Friday, June 03, 2016

Burundi’s Armed Opposition Given 15 Days to Surrender
03 June 2016 at 12:32pm
By ANA Reporter

Bujumbura - Burundi President Pierre Nkurunziza has offered a pardon to armed groups in the country’s southern provinces of Bururi, Mwaro, Bujumbura and Rumonge provinces if they surrender within 15 days.

He announced this on Wednesday after meeting in Mugamba commune, Bururi province, with security force officers, senior government officials and parliamentarians from all four provinces.

Mugamba has been at the centre of increased attacks and assassinations of government supporters by armed groups in the southern provinces this year. The violence erupted after the failed military coup attempt against Nkurunziza in May 2015.

Bururi provincial governor Christian Nkurunziza said eleven people had been killed “by those troublemakers” since January this year, while “36 criminals were also killed by security forces and 14 assault weapons and 20 bombs were seized”.

Nkurunziza gave the groups an ultimatum to surrender to security forces withing 15 days from Wednesday June 1. If not, security forces would neutralise them with full force, he said.

Nkurunziza added that the Burundi government did not want to hear about armed groups causing insecurity in the region any longer. Burundians had worked hard to attain peace and stability through the Arusha Peace Agreement, through which the Burundi army was reformed by including all ethnic groups, he pointed out.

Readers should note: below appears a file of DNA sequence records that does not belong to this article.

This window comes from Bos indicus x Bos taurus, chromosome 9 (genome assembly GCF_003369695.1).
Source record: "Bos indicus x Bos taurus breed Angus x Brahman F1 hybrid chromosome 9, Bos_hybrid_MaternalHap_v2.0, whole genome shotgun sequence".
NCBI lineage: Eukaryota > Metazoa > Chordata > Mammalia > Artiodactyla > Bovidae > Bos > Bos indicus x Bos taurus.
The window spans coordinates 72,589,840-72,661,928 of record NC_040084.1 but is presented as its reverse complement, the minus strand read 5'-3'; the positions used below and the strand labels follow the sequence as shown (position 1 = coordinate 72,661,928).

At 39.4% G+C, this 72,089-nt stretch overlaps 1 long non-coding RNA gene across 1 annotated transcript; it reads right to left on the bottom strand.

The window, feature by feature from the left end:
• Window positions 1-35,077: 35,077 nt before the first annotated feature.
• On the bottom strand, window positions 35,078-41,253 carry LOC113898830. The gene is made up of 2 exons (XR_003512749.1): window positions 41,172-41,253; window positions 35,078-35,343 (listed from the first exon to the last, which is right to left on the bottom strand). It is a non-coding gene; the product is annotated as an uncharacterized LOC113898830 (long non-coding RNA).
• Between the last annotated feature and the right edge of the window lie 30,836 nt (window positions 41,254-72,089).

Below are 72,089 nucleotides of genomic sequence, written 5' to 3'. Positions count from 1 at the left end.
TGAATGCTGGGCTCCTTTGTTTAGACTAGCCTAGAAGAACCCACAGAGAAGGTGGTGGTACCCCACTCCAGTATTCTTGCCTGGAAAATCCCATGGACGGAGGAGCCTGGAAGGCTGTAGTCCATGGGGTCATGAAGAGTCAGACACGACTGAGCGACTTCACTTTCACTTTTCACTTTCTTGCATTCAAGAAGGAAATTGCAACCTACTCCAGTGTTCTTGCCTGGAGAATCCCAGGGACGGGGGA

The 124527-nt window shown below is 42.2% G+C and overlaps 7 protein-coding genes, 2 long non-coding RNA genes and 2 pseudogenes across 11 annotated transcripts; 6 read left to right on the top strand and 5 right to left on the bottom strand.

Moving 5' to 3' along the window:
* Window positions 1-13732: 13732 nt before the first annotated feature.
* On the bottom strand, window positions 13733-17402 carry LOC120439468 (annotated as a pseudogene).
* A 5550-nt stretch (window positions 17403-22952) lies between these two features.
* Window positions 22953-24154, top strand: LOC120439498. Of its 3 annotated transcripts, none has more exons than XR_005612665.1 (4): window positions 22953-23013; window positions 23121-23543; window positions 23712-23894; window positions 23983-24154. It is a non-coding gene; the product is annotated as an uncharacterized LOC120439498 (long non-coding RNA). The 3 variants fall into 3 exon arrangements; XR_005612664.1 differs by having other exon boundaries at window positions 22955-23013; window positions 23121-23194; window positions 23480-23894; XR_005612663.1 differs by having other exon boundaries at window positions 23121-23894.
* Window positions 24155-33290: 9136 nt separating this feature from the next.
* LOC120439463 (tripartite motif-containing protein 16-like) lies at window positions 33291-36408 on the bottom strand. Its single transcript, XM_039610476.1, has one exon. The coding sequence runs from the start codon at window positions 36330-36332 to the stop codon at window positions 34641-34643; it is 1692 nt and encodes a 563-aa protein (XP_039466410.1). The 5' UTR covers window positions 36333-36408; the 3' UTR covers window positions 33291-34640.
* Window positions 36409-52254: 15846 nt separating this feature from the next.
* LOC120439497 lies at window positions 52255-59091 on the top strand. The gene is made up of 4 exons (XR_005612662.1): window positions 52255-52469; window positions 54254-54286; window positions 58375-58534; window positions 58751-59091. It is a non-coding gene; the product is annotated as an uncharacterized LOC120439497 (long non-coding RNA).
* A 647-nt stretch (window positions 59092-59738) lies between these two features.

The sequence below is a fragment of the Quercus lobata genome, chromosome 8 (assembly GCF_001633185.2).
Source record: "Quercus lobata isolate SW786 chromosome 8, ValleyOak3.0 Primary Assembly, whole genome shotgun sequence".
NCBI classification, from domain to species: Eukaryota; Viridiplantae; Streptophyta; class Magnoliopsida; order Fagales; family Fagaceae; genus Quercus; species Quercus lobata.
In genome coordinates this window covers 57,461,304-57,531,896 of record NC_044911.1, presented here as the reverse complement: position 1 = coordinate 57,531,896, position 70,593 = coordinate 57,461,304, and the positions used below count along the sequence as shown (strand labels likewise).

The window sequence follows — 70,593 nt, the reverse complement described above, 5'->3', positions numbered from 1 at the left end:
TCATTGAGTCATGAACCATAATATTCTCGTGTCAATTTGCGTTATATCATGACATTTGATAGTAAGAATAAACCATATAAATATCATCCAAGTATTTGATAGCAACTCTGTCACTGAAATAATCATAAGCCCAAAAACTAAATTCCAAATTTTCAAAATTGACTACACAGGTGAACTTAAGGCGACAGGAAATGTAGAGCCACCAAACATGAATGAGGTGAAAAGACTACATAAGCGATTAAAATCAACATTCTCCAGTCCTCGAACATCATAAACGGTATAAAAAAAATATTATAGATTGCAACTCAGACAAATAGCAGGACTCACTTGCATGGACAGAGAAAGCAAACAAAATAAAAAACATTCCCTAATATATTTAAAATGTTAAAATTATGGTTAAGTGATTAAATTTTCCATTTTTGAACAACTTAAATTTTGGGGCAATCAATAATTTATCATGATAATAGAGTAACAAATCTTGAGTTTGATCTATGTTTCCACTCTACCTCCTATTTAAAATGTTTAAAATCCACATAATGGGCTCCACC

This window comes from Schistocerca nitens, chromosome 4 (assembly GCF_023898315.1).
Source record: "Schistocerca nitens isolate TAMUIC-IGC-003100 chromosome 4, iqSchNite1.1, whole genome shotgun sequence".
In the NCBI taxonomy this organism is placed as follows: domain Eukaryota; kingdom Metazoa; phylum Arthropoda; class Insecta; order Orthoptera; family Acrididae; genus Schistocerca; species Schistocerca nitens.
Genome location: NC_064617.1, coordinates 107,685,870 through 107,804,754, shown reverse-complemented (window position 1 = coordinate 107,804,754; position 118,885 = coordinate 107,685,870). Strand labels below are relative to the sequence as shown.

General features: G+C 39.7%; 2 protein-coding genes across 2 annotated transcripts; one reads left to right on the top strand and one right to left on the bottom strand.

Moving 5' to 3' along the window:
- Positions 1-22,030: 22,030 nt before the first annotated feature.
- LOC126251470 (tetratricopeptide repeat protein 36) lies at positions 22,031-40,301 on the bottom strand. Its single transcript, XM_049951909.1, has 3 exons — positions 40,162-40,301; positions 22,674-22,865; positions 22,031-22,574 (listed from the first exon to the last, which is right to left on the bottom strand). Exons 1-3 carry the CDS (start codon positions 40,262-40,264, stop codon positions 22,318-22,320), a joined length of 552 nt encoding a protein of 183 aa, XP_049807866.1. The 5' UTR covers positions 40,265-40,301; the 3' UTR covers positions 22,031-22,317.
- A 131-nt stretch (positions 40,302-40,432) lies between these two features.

“All those who will surrender and allow themselves to be caught by security forces will be received with open arms. Please, do as your brothers in Bujumbura did,” he said, referring to a similar amnesty programme in the capital.

“If you come to your senses, we will integrate you in the profession centres as we did your brothers who recently disturbed security in the capital Bujumbura.”

The profession centres help demobilised rebels find normal work.

The Mugamba region and Mwaro province are reputed to host concentrations of Burundi’s minority Tutsi people.

They were the location of a major protest movement against Nkurunziza running for a third term in 2015, despite the two-term limits written into the constitution and the Arusha peace agreements which he himself quoted on Wednesday.

Sources in these regions describe a number of arrests, mostly of youths and some secondary and high schools teachers who the government suspects of complicity with armed groups.

– African News Agency

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